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Nowadays, farmers who raise livestock and poultry commonly use antibiotics. And as with humans, the practice of routinely giving animals these medicines has been under close scrutiny. That's because using antibiotics too often creates strains of bacteria that are resistant to treatment. And a new study on how much resistant bacteria is found in ground turkey, has led to more calls for action.

NPR's Allison Aubrey reports.

ALLISON AUBREY, BYLINE: If you've ever had food poisoning, you know how bad it can be. For Diana Goodpasture, of Akron, Ohio, she did not know what hit her when one night in June of 2011, after eating a grilled turkey burger, she got so sick she couldn't function

DIANA GOODPASTURE: It was terrible. It was the worst thing I ever experienced in my life.

AUBREY: At first she thought she had the flu. She didn't know she'd end up in the hospital for five days.

GOODPASTURE: And, you know, I kept thinking I'll get better, I'll get better. But unfortunately it wasn't the flu. It was salmonella poisoning which I had acquired from the ground turkey.

AUBREY: The tainted meat Diana had eaten was part of a batch that prompted a massive ground turkey recall in 2011. The death of one person was tied to the outbreak and more than 75 people got sick. Now, what made victims such as Diana Goodpasture's medical situation potentially more complicated, was that it turned out the specific strain of bacteria found in that meat, called Salmonella Heidelberg, was resistant to three kinds of antibiotics used in people.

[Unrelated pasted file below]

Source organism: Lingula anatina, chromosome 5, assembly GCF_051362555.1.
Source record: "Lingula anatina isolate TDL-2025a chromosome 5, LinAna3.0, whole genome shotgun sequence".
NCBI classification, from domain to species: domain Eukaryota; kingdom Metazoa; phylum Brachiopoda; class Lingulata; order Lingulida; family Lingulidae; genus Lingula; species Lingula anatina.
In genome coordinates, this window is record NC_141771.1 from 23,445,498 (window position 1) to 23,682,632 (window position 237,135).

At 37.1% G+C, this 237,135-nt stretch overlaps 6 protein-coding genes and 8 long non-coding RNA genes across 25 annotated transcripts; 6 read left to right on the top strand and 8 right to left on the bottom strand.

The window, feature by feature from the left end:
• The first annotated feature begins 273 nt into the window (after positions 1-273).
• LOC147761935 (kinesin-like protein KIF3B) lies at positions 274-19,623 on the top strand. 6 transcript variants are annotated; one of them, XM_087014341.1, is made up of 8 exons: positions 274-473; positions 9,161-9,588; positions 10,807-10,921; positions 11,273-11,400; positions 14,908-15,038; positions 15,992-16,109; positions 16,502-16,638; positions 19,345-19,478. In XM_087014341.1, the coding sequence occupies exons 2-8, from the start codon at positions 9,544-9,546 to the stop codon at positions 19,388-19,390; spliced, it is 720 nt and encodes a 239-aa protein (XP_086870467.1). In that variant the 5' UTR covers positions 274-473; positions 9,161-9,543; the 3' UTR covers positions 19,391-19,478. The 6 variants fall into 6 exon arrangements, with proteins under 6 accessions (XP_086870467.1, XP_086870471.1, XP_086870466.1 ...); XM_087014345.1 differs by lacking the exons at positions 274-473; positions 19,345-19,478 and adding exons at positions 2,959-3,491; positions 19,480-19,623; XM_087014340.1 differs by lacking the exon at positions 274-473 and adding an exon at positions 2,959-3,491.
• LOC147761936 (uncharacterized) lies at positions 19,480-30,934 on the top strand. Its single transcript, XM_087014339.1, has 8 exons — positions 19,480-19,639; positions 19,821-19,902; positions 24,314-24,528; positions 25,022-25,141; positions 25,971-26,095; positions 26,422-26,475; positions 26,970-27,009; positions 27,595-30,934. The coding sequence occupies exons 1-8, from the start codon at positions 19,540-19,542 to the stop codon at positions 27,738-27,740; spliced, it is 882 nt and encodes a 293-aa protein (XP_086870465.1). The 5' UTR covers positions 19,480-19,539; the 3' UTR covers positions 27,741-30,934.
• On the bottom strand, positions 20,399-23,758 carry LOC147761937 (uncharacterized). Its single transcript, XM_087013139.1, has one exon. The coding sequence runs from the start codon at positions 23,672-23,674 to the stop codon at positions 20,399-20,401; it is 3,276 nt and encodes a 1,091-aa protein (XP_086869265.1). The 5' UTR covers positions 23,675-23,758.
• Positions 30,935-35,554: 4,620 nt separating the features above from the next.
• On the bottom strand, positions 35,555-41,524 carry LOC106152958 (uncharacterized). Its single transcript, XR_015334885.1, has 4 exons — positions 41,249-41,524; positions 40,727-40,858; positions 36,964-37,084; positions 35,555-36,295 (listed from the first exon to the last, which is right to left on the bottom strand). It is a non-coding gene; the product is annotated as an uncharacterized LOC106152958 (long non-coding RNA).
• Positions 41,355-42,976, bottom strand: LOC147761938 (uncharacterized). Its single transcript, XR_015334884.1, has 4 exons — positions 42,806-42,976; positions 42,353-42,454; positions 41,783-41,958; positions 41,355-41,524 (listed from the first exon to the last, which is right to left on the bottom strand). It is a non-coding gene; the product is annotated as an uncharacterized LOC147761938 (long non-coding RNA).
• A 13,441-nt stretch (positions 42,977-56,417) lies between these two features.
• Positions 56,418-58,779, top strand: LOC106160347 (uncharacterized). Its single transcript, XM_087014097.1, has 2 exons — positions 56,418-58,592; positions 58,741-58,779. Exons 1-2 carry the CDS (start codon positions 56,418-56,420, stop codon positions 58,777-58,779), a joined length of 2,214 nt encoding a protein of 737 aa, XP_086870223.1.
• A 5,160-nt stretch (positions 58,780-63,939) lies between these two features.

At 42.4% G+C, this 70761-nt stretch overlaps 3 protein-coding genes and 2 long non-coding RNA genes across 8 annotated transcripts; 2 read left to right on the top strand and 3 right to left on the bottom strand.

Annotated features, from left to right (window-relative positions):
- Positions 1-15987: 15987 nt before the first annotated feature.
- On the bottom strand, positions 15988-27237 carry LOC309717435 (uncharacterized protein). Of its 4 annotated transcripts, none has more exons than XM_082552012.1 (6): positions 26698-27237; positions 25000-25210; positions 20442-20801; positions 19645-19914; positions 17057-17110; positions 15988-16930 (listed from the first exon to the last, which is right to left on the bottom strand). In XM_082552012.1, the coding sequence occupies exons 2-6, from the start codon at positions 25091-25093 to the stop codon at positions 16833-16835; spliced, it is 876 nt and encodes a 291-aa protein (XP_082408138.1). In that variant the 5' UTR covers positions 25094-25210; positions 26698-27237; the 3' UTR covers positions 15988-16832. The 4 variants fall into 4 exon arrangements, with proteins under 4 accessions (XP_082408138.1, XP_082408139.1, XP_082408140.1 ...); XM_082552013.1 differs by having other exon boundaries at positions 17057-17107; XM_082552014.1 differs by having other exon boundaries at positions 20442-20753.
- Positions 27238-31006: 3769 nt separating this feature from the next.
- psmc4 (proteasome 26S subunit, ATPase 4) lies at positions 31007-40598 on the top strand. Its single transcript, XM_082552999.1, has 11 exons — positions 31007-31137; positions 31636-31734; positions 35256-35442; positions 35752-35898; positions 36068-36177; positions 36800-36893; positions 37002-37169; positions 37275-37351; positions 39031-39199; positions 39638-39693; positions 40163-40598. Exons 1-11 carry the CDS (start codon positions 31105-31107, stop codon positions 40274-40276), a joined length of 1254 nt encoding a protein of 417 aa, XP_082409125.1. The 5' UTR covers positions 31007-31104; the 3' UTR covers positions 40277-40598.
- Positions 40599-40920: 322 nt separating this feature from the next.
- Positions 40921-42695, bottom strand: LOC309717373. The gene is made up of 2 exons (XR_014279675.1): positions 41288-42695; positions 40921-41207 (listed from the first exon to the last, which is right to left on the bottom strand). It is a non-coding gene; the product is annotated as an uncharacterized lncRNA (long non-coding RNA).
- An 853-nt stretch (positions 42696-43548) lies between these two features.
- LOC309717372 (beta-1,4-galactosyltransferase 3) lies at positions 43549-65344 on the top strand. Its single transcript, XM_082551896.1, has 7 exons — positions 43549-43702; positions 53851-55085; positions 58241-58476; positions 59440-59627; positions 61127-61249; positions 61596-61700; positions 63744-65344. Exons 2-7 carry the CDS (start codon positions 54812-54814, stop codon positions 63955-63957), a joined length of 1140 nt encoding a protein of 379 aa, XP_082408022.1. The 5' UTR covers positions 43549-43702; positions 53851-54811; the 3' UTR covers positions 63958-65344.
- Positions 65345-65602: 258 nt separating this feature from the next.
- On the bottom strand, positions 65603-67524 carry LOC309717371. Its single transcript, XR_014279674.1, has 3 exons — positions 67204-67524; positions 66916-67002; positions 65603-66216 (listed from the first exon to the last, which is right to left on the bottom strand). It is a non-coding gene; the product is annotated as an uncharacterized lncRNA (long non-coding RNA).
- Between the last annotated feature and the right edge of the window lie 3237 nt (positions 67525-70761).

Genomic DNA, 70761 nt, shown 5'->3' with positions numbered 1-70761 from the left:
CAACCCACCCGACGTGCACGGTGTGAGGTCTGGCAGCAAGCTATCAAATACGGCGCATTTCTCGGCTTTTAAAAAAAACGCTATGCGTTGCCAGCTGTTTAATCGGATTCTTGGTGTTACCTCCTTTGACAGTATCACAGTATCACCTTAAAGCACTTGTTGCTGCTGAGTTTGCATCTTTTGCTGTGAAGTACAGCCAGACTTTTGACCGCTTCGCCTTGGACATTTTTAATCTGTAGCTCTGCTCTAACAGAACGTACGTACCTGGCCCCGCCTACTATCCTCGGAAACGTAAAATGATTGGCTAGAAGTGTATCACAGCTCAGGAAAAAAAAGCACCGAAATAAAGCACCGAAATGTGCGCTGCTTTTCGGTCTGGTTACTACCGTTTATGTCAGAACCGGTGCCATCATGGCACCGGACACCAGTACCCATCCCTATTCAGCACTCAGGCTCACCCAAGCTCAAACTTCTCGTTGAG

This means these medicines would not have worked to fight off the infection. In Goodpasture's case, she was given Cipro - an antibiotic that did work.

GOODPASTURE: I was on IVs in hospital and then I was on tablets at home.

AUBREY: And thankfully she did recover. But her story raises important questions. Why have bacteria become resistant to medicines that used to be effective in wiping them out? Public health experts have pointed to the daily use of antibiotics in healthy farm animals as one contributor.

Gail Hansen is a veterinarian who works for the Pew Campaign on Human Health and Industrial Farming.

GAIL HANSEN: Livestock producers, poultry producers give low levels of antibiotics to healthy animals oftentimes just to get them to grow faster; and to them from getting disease or from diseases spreading.

AUBREY: The practice has become controversial, and that's why a new analysis by Consumer Reports has created a buzz. What Consumer Reports did was to purchase samples of raw, ground turkey at grocery stores around the country. They found that the meat that came from turkeys raised conventionally - with antibiotics - was significantly more likely to harbor antibiotic resistant bacteria, compared to turkey that came from animals raised organically without antibiotics. And some bacteria were resistant to multiple antibiotics.

Here's Urvashi Rangan of Consumer Reports.

URVASHI RANGAN: We think these findings underscore a very important recommendation that we don't need to feed healthy animals antibiotics, every day, to promote their growth and prevent disease.

AUBREY: The Food and Drug Administration has already called for more judicious use of antibiotics in farm animals. But as more studies document antibiotic resistance, the agency says one goal of their strategy is to phase out the use of the use of antibiotics for growth promotion. And turkey producers are paying attention.

Here's the industry's Joel Brandenberger. He's president of the National Turkey Federation

JOEL BRANDENBERGER: The National Turkey Federation has been cautiously supportive of FDA's strategy.

AUBREY: But Brandenberger says turkey producers do want to preserve the use of antibiotics to prevent disease.

Allison Aubrey, NPR News, Washington.

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